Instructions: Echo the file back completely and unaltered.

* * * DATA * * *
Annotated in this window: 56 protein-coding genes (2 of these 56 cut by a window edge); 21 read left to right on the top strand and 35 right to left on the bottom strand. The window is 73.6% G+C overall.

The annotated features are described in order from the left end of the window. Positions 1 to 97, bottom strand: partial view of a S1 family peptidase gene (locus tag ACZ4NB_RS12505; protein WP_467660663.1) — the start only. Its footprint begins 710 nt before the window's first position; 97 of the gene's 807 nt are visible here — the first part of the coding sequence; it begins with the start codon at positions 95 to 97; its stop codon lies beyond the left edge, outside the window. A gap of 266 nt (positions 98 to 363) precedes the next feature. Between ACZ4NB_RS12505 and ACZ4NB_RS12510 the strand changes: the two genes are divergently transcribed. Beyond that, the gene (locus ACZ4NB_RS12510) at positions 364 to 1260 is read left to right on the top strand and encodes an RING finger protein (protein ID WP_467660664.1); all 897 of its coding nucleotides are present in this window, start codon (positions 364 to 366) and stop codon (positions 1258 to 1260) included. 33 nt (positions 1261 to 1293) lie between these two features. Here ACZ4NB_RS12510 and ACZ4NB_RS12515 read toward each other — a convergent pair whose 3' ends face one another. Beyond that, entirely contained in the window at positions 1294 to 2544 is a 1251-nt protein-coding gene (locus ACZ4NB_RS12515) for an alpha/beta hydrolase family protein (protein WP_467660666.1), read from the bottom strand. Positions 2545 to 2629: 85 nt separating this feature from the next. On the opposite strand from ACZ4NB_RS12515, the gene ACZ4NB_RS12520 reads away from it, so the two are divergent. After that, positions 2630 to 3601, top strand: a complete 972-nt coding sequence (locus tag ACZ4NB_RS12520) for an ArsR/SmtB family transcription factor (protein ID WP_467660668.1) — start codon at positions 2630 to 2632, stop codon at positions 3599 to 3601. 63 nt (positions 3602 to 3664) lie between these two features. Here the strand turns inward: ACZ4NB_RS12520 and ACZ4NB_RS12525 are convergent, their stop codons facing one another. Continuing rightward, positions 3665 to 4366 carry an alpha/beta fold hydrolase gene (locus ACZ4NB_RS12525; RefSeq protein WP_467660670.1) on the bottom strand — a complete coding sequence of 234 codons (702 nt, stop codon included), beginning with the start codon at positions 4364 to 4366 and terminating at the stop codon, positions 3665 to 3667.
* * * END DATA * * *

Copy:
Annotated in this window: 56 protein-coding genes (2 of these 56 cut by a window edge); 21 read left to right on the top strand and 35 right to left on the bottom strand. The window is 73.6% G+C overall.

The annotated features are described in order from the left end of the window. Positions 1 to 97, bottom strand: partial view of a S1 family peptidase gene (locus tag ACZ4NB_RS12505; protein WP_467660663.1) — the start only. Its footprint begins 710 nt before the window's first position; 97 of the gene's 807 nt are visible here — the first part of the coding sequence; it begins with the start codon at positions 95 to 97; its stop codon lies beyond the left edge, outside the window. A gap of 266 nt (positions 98 to 363) precedes the next feature. Between ACZ4NB_RS12505 and ACZ4NB_RS12510 the strand changes: the two genes are divergently transcribed. Beyond that, the gene (locus ACZ4NB_RS12510) at positions 364 to 1260 is read left to right on the top strand and encodes an RING finger protein (protein ID WP_467660664.1); all 897 of its coding nucleotides are present in this window, start codon (positions 364 to 366) and stop codon (positions 1258 to 1260) included. 33 nt (positions 1261 to 1293) lie between these two features. Here ACZ4NB_RS12510 and ACZ4NB_RS12515 read toward each other — a convergent pair whose 3' ends face one another. Beyond that, entirely contained in the window at positions 1294 to 2544 is a 1251-nt protein-coding gene (locus ACZ4NB_RS12515) for an alpha/beta hydrolase family protein (protein WP_467660666.1), read from the bottom strand. Positions 2545 to 2629: 85 nt separating this feature from the next. On the opposite strand from ACZ4NB_RS12515, the gene ACZ4NB_RS12520 reads away from it, so the two are divergent. After that, positions 2630 to 3601, top strand: a complete 972-nt coding sequence (locus tag ACZ4NB_RS12520) for an ArsR/SmtB family transcription factor (protein ID WP_467660668.1) — start codon at positions 2630 to 2632, stop codon at positions 3599 to 3601. 63 nt (positions 3602 to 3664) lie between these two features. Here the strand turns inward: ACZ4NB_RS12520 and ACZ4NB_RS12525 are convergent, their stop codons facing one another. Continuing rightward, positions 3665 to 4366 carry an alpha/beta fold hydrolase gene (locus ACZ4NB_RS12525; RefSeq protein WP_467660670.1) on the bottom strand — a complete coding sequence of 234 codons (702 nt, stop codon included), beginning with the start codon at positions 4364 to 4366 and terminating at the stop codon, positions 3665 to 3667.